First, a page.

So please don’t be offended if we ask you to let us have a little time alone with the house (typically about half an hour) before we can begin to talk with you, answering your questions, and walking around and showing you our findings. Some realtors suggest that their customers arrive about a half hour to an hour after the beginning of the inspection so that the inspectors will be well-oriented to the home and ready to talk with you--and we think that’s a great idea. Of course, if you are planning on doing some measurements for your furniture placement while at the inspection, the first half-hour is a good time to do that, too.
 
If your work or travel schedule makes it impossible to be at the inspection, be sure to let us know, because then we want to talk with you beforehand about any special concerns you have, things you saw that we should investigate further, photos you want us to send you, your remodeling ideas, and anything else you want us to know about the house.

To learn more valuable strategies for getting the best possible home inspection, here are a few of our other blog posts:

http://siteprohomeinspections.blogspot.com/2017/

Van Hibberts, CMI

Certified Residential Building Code Inspector ICC-5319905
IBHS Fortified  Certified Inspector  #FEV32561020109 
ARA Certified Inspector #20302 (Applied Research Associates)
Florida-State Certified Master Inspector Lic. #HI 89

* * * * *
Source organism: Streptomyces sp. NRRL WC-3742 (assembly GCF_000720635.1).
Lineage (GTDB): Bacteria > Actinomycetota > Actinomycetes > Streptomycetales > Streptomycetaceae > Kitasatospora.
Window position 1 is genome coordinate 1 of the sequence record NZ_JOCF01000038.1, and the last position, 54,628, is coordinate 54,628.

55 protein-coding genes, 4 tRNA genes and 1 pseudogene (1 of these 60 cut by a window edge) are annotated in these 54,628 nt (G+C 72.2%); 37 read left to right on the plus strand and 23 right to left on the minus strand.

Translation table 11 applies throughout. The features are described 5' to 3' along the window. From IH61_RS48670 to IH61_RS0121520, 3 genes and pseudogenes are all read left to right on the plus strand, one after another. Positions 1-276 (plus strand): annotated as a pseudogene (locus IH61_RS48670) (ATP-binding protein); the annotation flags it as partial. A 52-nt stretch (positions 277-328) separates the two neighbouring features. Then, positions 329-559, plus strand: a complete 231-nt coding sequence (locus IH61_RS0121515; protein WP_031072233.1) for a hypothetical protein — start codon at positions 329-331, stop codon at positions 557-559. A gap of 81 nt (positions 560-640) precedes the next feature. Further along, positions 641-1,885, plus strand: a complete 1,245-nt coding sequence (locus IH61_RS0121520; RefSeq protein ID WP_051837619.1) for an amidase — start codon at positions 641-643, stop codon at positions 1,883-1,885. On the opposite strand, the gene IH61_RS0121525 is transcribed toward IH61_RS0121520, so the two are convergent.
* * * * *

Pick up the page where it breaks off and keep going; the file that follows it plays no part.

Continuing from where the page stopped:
Certified Owens-Corning Roof Data Inspector
Florida-Certified Wind Mitigation Inspector
WDO Certificate #JE190791 
InterNACHI #10071802

362 Gulf Breeze Parkway, #214
Gulf Breeze, Florida 32561

850.934.6800  (Office)                                          
850.485.3209  (Cell / Text Msg)                          

Thursday, July 6, 2017

What Are The Minimum Requirements For A Shower?


The 2014 Residential Edition of the Florida Building Code (FBC) and the International Residential Code (IRC) have the following minimum standards for residential showers:

1)    Not less than 30-inch interior dimensions measured from finished interior surfaces, with a minimum of 900 square inches floor area, except that a shower can be a minimum of 25 inches in one dimension if the total area is increased to 1300 square inches. Fold-down seats are permitted as long as the minimum 900 square inches is maintained when the seat is up. Shower heads, grab bars, soap dishes, and valves allowed to protrude into minimum required area.

2)    Shower walls must be nonabsorbent up to 72 inches above the drain.

3)    The shower access opening or door must have a minimum of 22-inch clear opening width.

4)    A listed anti-scald, pressure balance (single handle) faucet required, set to maximum 120º F.

5)    Finished floor should slope 1/4” to 1/2” per foot towards the drain.

6)    The finished curb must be between 2 inches and 9 inches above the drain level.


Van Hibberts, CMI

Certified Residential Building Code Inspector ICC-5319905
IBHS Fortified  Certified Inspector  #FEV32561020109 
ARA Certified Inspector #20302 (Applied Research Associates)
Florida-State Certified Master Inspector Lic. #HI 89
Certified Owens-Corning Roof Data Inspector
Florida-Certified Wind Mitigation Inspector
WDO Certificate #JE190791 
InterNACHI #10071802

362 Gulf Breeze Parkway, #214
Gulf Breeze, Florida 32561

850.934.6800  (Office)                                          
850.485.3209  (Cell / Text Msg)                          

Saturday, July 1, 2017

Buyer's Home Inspections by SitePro - Inspections With Your Interests In Mind